[eDebate] Exactly Wrong...
debate at ou.edu
Thu Oct 4 21:11:04 CDT 2007
These claims of absolutely true are so false are absurd. You are not the know all of debate. Your experience does not define
the debate conventions.
I really should stay out of this, but...
Zomp and Scott Elliott are exactly right in the debate about the damage of non-topical aff's to those just learning debate. I will
expand on that argument and make an additional argument about small schools.
When I worked at Augustana College, every student on the squad started as a novice. We worked our tails off to become
competitive, and qualifying for the NDT was a big accomplishment.
This small school large school thing is a false dichotomy, and we both know this. Or at least I see it that way.
My students #1 complaint about debate was when they would debate teams that wouldn't defend the topic. It was VERY difficult
to have strategies about both the topic and the non-topic. Repeatedly, the teams who would do this would say "helps small
schools." It might help them on the AFF, but it certainly doesn't help a school with limited debate experience debate you when
you won't play by the basic rule that you should defend the topic.
My students number one complaint are mean people who like to kill terrorists defending their policy debate. You speak as
though the students they deabte are like these varsity debaters who stay in novice cuz they are kritik debaters, they dont have
to be able to defend against both sides?
It is true that we frequently also lost debates to bigger schools with lots of cards. But when Emory GP (a specific example) beat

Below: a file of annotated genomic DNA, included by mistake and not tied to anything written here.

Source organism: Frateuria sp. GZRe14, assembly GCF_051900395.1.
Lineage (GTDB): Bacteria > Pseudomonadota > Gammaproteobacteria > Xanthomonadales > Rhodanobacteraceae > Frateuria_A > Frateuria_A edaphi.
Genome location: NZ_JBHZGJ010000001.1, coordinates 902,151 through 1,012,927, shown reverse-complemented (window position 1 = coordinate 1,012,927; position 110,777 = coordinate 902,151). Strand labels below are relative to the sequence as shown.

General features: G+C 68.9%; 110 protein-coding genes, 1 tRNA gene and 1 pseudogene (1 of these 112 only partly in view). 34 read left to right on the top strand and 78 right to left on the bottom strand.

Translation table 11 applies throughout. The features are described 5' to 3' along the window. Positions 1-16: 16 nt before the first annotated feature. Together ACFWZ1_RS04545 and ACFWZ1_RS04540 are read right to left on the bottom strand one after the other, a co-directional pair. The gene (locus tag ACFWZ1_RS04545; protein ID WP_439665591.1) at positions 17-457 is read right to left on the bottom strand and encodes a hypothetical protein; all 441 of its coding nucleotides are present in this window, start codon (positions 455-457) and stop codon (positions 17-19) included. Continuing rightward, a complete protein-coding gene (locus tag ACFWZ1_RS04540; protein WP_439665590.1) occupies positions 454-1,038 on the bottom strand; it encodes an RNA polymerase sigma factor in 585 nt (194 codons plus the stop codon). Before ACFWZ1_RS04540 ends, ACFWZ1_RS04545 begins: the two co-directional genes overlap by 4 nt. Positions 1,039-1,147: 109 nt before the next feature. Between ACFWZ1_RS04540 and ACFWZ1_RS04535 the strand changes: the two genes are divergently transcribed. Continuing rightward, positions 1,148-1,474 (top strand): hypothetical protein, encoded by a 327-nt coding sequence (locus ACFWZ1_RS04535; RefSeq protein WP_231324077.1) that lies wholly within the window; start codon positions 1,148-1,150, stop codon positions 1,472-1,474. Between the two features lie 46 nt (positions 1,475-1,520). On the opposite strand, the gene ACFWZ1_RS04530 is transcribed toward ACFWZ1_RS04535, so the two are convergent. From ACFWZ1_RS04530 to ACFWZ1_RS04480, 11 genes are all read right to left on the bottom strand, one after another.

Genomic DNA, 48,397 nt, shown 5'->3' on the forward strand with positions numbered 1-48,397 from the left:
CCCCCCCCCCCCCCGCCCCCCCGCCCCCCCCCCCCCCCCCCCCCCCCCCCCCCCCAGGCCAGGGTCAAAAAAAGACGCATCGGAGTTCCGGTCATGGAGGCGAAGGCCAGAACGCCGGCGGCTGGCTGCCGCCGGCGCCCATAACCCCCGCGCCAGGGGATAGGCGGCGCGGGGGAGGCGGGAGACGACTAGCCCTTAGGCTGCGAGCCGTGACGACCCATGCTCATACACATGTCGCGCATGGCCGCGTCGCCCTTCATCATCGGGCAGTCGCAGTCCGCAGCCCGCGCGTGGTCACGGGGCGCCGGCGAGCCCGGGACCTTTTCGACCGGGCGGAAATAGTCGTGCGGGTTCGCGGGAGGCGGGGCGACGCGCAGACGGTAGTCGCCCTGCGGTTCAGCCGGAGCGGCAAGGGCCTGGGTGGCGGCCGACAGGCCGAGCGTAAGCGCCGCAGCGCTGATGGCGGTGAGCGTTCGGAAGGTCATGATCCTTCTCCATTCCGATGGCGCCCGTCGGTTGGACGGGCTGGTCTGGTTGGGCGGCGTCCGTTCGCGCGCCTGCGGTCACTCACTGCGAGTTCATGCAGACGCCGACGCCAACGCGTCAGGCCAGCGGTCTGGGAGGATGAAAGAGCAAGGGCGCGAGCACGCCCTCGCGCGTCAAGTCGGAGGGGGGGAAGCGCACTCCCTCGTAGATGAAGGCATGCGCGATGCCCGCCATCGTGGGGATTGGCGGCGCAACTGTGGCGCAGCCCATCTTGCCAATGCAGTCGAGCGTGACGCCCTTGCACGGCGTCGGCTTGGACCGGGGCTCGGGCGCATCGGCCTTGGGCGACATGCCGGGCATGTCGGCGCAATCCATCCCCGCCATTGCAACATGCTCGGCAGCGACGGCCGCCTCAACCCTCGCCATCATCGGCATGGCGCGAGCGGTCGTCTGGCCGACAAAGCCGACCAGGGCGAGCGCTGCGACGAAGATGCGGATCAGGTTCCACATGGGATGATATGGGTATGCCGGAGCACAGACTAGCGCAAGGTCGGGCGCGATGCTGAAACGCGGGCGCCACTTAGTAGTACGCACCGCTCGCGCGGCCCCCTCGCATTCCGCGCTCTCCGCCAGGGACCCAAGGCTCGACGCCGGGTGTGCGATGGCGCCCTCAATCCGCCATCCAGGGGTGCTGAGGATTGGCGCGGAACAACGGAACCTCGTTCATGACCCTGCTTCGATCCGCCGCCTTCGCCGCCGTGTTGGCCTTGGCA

them, they could say, "ok, that team was faster, more experienced, and had better cards on 'x.' The judge said if we did x, y,
and z; we could win. I know how to get better."
In the other debates the after-rounds with judges were often hilarious. You would ask "what could we do?" [long pause]. Maybe
you could run, "x argument having nothing to do with the topic that we've never heard of any lit on." How on earth could we
have an infinite variety of those arguments against a 180 team field at a large tournament? Especially when many of these
arguments arguably existed nowhere in any literature.
I take it you had problems figuring out how to disagree?
Is it that unreasonable that a team DEFEND THE TOPIC so our topic-specific strategies could apply?
Write better topics! Your one of those in charge.
I've basically already made argument #2: it is false that allowing the affirmative to defend non-topical aff's "helps small
schools." It HURTS small schools when debating such AFF's.
Not very well though.
Further, large squads gain an additional advantage--specialists. I could go into a long discussion about this, but when your
coaching staff hits about four you can have an argument specialist. About all Eber did at MSU was cut cards against K teams.
Other large squads have their specialists. When a specialist can target a team with non-topical aff's the advantage to the team
running the non-topical aff shrinks dramatically.
Your misunderstanding the reason for such strategies. How about creating debaters that cut their own cards, then you dont need
ten coaches. This is what my style of coaching does.
Against squads that can't afford (literally cash-wise) an argument specialist. Then the non-topical aff. defender can say "but we
lost to Baudrillardian geo-politics bad last night, go research that..." AND your politics updates, and five countries, and the
twenty or so cases per country.
I would put the politics updates at the bottom of the list. We all have the same infinite prep.
It's a losing battle. Judges should vote on "you're not topical--go write a topical case."
Adjust your strike sheets accordingly, but I'm already on record in the judging philosophy as saying the number 1 strongest bias
is that an affirmative should be topical.
And this is the primary reason why.
Strike sheet adjusted. I say disagree, and then debate out why that disagreement is imortant.
More information about the Mailman